After Personal Alzheimer’s Experience, Volunteer Extends Service and Support to Patient Caregivers

Daily Point of Light # 7143 Oct 15, 2021

Meet Daily Point of Light Award honoree Candy Feinstein. Read her story and nominate an outstanding volunteer or family as a Daily Point of Light. 

Candy Feinstein lost both her mother and father to Alzheimer’s Disease, and her husband has been living with the progressive disease since 2008. In the face of her very personal struggles with the devastating disease, the 68-year-old has extended her hands and heart to others, filling a gap in support for her greater community. 

As a volunteer support group facilitator for the Alzheimer’s Association, Candy, a resident of Davis, Illinois, is offering vital support to Alzheimer’s and dementia patient caregivers who are desperate for help. Describing a dearth of resources across rural America, worsened by a lack of funding for medical care, Candy is a dedicated advocate who connects caregivers within her rural community.  

What inspires you to volunteer? 

After losing my mother and father, and then my husband’s diagnosis, I just needed support. I needed somebody else to talk to that was going through what I was going through, and I knew there was nothing in this area. I got busy and found the Alzheimer’s Association, and my volunteerism took off from there.  

Describe your volunteerism with the Alzheimer’s Association. 

As a volunteer support group facilitator, I organize our monthly group meetings and promote them on social media. Family, friends and Alzheimer’s and dementia patients are welcome at the meetings, most of us are caregivers for parents or spouses. I also serve as an ambassador for the organization and share information and resources about the disease.  

Part of your service is as a volunteer ambassador. Tell me more. 

Candy pictured with her husband, Gilbert (Gibby.) After her husband’s Alzheimer’s Disease diagnosis and losing both parents to the disease, Candy decided to volunteer with the Alzheimer’s Association to support others./Courtesy Candy Feinstein

The Alzheimer’s Association is a wonderful, wonderful network of people. It’s such a force. I’ll listen to people talking about their family members, and I’ll hand them an Alzheimer’s Association card, even in Walmart or the grocery store. I’ll tell them, when it’s 4 a.m. in the morning, and you’re crying with (your loved one), call (Alzheimer’s Association).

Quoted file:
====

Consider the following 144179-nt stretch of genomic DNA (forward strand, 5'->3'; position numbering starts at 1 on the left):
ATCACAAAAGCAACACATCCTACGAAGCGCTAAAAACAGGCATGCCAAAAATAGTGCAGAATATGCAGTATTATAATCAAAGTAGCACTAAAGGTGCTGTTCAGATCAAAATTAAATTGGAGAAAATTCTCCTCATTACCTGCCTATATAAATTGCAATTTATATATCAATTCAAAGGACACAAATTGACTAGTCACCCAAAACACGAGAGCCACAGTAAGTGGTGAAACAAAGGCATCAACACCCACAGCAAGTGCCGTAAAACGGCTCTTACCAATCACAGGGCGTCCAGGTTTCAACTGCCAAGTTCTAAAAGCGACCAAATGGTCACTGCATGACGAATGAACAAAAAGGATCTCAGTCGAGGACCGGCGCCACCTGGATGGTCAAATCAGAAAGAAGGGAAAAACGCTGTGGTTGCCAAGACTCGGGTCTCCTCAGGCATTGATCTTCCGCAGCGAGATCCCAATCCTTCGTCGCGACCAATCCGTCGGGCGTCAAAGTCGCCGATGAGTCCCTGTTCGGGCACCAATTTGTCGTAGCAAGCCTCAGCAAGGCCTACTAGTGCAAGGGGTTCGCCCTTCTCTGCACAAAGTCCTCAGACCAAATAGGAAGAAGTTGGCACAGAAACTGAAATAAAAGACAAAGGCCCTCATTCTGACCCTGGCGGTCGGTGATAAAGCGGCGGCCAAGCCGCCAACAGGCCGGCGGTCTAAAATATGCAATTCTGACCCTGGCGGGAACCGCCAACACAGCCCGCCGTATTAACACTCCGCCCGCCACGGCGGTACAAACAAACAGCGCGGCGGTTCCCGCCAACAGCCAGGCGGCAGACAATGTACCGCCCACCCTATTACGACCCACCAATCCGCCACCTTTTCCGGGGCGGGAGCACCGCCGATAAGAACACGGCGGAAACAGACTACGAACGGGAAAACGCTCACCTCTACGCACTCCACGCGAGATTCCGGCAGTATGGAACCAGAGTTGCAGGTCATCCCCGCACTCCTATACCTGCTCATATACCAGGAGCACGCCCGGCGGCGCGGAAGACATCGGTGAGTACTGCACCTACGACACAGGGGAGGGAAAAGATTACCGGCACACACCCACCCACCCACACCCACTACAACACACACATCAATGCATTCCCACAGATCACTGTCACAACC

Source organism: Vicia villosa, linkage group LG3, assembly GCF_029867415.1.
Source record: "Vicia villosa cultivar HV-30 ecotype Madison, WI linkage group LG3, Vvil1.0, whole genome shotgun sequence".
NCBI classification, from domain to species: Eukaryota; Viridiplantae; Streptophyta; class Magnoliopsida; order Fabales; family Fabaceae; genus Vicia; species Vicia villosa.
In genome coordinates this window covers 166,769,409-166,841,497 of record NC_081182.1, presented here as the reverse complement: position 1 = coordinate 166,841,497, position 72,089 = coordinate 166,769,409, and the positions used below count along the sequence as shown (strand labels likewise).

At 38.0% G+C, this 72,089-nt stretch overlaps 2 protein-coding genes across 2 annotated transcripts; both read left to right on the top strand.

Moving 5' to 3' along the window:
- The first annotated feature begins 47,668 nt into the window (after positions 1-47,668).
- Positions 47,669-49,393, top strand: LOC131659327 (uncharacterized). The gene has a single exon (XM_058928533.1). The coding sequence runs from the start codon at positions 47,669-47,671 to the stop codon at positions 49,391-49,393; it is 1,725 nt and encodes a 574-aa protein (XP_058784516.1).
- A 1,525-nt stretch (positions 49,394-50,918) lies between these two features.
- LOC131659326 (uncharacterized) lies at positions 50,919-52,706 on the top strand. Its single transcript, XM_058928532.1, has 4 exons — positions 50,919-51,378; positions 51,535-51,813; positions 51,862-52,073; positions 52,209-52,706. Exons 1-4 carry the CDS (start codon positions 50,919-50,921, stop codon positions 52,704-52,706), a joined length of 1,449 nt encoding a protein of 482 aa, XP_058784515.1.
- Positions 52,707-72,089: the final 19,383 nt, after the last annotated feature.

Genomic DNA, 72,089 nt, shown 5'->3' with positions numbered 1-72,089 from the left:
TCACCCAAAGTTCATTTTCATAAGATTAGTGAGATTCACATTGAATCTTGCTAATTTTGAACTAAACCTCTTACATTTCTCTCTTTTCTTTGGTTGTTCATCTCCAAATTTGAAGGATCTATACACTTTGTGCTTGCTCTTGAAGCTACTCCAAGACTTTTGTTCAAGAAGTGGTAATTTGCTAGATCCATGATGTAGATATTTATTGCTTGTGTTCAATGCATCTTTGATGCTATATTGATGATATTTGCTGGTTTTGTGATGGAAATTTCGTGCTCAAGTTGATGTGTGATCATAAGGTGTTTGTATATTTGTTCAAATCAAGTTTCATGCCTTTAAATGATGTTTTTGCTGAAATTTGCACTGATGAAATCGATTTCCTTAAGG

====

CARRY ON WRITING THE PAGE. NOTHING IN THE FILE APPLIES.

Share one personal story with me from your volunteerism.  

We had a new fellow join our group, he came from about 40 miles away, and his mother is in a declining state with Sundowner’s syndrome. He and his brother are her caregivers, and he is trying to feel his way along, find support and find out what’s next. He seems truly helped and inspired (by our group). It makes me feel so fulfilled, so rewarded, so full of love and happiness that I’m able to give someone else comfort. And it’s certainly not just me. We share support as a group. 

Why do you think it’s important for others to give back? 

We need to help one another. We are all in this together. Alzheimer’s disease and dementia are truly an epidemic, and it’s getting worse every day. Most of us can’t afford to put our loved ones in an institution, or wouldn’t even if we could afford it. We need to know we’re not in this alone, to know there’s someone close, that I can pick up the phone and tell them, I’m having a really hard day, can you just come and sit with me?  

What’s been the most rewarding part of your service?  

It’s rewarding being there. Being able to hug somebody when they’re having a bad day. I’ve found this group of people are real huggers, and I am, so it works out real well (laughs.)  

How have you continued to volunteer throughout the COVID-19 pandemic? 

Before the pandemic, we were meeting in-person, but we established a virtual monthly meeting once the pandemic started. We became a Zoom generation (laughs.) For people my age it’s a little bit more difficult to get to the point where we feel comfortable with that, but we managed! We are meeting in-person once again.  

Candy pictured at her Alzheimer’s support group meeting with participants. Candy Feinstein: “We need to help one another. We are all in this together. Alzheimer’s disease and dementia are truly an epidemic, and it’s getting worse every day.”/Courtesy Candy Feinstein

What do you want people to learn from your story? 

Pay it forward. I certainly think that helping other people has helped me cope in my life. Volunteering makes me feel worthwhile, like there’s a purpose and a reason. I love helping other people. I love making other people smile.  

In one word, what does volunteering mean to you? 

Everything. I volunteer for other causes in my community, including the Alzheimer’s Association. 

How can readers help? 

Please visit the Alzheimer’s Association website for more information about how you can help.  

Do you want to make a difference in your community like Candy Feinstein? Find local volunteer opportunities. 

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